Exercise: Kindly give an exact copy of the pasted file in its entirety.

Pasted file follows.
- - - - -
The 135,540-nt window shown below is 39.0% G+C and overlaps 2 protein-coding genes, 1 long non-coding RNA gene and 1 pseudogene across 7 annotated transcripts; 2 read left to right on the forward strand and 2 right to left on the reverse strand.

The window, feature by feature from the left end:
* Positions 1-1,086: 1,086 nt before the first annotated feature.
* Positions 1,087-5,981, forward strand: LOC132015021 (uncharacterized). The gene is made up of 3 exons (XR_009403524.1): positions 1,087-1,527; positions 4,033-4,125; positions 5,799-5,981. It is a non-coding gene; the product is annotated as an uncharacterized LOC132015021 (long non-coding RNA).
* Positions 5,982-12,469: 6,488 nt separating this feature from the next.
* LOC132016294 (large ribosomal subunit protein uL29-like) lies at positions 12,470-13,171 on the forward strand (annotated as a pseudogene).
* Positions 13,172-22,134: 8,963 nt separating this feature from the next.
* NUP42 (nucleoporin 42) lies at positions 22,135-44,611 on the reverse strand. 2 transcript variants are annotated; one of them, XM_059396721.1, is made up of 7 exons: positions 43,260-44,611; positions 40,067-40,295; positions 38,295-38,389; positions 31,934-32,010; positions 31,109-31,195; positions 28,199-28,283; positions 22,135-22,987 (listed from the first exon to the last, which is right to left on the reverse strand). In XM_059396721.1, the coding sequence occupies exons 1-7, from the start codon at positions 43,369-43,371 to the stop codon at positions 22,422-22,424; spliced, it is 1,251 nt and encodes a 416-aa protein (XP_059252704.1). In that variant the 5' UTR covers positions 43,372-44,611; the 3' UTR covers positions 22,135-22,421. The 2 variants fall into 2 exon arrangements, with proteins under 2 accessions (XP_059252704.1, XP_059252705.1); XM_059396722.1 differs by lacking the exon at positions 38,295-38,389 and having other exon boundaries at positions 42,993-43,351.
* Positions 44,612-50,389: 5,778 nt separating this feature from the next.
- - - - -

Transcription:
The 135,540-nt window shown below is 39.0% G+C and overlaps 2 protein-coding genes, 1 long non-coding RNA gene and 1 pseudogene across 7 annotated transcripts; 2 read left to right on the forward strand and 2 right to left on the reverse strand.

The window, feature by feature from the left end:
* Positions 1-1,086: 1,086 nt before the first annotated feature.
* Positions 1,087-5,981, forward strand: LOC132015021 (uncharacterized). The gene is made up of 3 exons (XR_009403524.1): positions 1,087-1,527; positions 4,033-4,125; positions 5,799-5,981. It is a non-coding gene; the product is annotated as an uncharacterized LOC132015021 (long non-coding RNA).
* Positions 5,982-12,469: 6,488 nt separating this feature from the next.
* LOC132016294 (large ribosomal subunit protein uL29-like) lies at positions 12,470-13,171 on the forward strand (annotated as a pseudogene).
* Positions 13,172-22,134: 8,963 nt separating this feature from the next.
* NUP42 (nucleoporin 42) lies at positions 22,135-44,611 on the reverse strand. 2 transcript variants are annotated; one of them, XM_059396721.1, is made up of 7 exons: positions 43,260-44,611; positions 40,067-40,295; positions 38,295-38,389; positions 31,934-32,010; positions 31,109-31,195; positions 28,199-28,283; positions 22,135-22,987 (listed from the first exon to the last, which is right to left on the reverse strand). In XM_059396721.1, the coding sequence occupies exons 1-7, from the start codon at positions 43,369-43,371 to the stop codon at positions 22,422-22,424; spliced, it is 1,251 nt and encodes a 416-aa protein (XP_059252704.1). In that variant the 5' UTR covers positions 43,372-44,611; the 3' UTR covers positions 22,135-22,421. The 2 variants fall into 2 exon arrangements, with proteins under 2 accessions (XP_059252704.1, XP_059252705.1); XM_059396722.1 differs by lacking the exon at positions 38,295-38,389 and having other exon boundaries at positions 42,993-43,351.
* Positions 44,612-50,389: 5,778 nt separating this feature from the next.